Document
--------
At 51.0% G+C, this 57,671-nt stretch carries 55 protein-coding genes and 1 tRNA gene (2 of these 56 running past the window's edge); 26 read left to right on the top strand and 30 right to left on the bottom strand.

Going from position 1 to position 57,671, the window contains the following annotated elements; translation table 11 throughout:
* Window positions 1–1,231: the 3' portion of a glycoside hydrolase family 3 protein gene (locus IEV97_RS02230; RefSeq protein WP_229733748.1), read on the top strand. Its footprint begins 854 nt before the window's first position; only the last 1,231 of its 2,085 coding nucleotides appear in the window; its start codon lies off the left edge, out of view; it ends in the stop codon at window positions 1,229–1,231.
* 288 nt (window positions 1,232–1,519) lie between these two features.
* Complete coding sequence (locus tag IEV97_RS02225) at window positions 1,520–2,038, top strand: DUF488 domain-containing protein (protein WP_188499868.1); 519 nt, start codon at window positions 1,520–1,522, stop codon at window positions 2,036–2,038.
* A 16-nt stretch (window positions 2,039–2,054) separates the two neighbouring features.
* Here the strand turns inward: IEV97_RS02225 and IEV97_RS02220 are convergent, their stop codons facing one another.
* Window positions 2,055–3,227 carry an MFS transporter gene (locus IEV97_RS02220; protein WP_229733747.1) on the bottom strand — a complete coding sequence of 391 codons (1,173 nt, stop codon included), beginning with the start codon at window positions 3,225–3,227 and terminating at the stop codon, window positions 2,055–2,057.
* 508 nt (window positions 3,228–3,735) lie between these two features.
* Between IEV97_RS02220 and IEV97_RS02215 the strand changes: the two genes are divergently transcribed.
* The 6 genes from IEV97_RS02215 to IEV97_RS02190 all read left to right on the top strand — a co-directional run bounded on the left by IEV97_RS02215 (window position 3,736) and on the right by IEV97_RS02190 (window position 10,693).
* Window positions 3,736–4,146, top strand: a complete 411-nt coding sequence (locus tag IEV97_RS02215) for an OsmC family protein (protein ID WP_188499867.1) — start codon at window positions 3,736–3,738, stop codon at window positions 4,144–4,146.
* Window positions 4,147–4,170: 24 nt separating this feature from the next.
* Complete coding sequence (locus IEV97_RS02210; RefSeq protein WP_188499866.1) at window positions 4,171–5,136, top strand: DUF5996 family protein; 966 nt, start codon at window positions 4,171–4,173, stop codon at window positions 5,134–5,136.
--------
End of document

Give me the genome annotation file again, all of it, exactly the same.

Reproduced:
At 51.0% G+C, this 57,671-nt stretch carries 55 protein-coding genes and 1 tRNA gene (2 of these 56 running past the window's edge); 26 read left to right on the top strand and 30 right to left on the bottom strand.

Going from position 1 to position 57,671, the window contains the following annotated elements; translation table 11 throughout:
* Window positions 1–1,231: the 3' portion of a glycoside hydrolase family 3 protein gene (locus IEV97_RS02230; RefSeq protein WP_229733748.1), read on the top strand. Its footprint begins 854 nt before the window's first position; only the last 1,231 of its 2,085 coding nucleotides appear in the window; its start codon lies off the left edge, out of view; it ends in the stop codon at window positions 1,229–1,231.
* 288 nt (window positions 1,232–1,519) lie between these two features.
* Complete coding sequence (locus tag IEV97_RS02225) at window positions 1,520–2,038, top strand: DUF488 domain-containing protein (protein WP_188499868.1); 519 nt, start codon at window positions 1,520–1,522, stop codon at window positions 2,036–2,038.
* A 16-nt stretch (window positions 2,039–2,054) separates the two neighbouring features.
* Here the strand turns inward: IEV97_RS02225 and IEV97_RS02220 are convergent, their stop codons facing one another.
* Window positions 2,055–3,227 carry an MFS transporter gene (locus IEV97_RS02220; protein WP_229733747.1) on the bottom strand — a complete coding sequence of 391 codons (1,173 nt, stop codon included), beginning with the start codon at window positions 3,225–3,227 and terminating at the stop codon, window positions 2,055–2,057.
* 508 nt (window positions 3,228–3,735) lie between these two features.
* Between IEV97_RS02220 and IEV97_RS02215 the strand changes: the two genes are divergently transcribed.
* The 6 genes from IEV97_RS02215 to IEV97_RS02190 all read left to right on the top strand — a co-directional run bounded on the left by IEV97_RS02215 (window position 3,736) and on the right by IEV97_RS02190 (window position 10,693).
* Window positions 3,736–4,146, top strand: a complete 411-nt coding sequence (locus tag IEV97_RS02215) for an OsmC family protein (protein ID WP_188499867.1) — start codon at window positions 3,736–3,738, stop codon at window positions 4,144–4,146.
* Window positions 4,147–4,170: 24 nt separating this feature from the next.
* Complete coding sequence (locus IEV97_RS02210; RefSeq protein WP_188499866.1) at window positions 4,171–5,136, top strand: DUF5996 family protein; 966 nt, start codon at window positions 4,171–4,173, stop codon at window positions 5,134–5,136.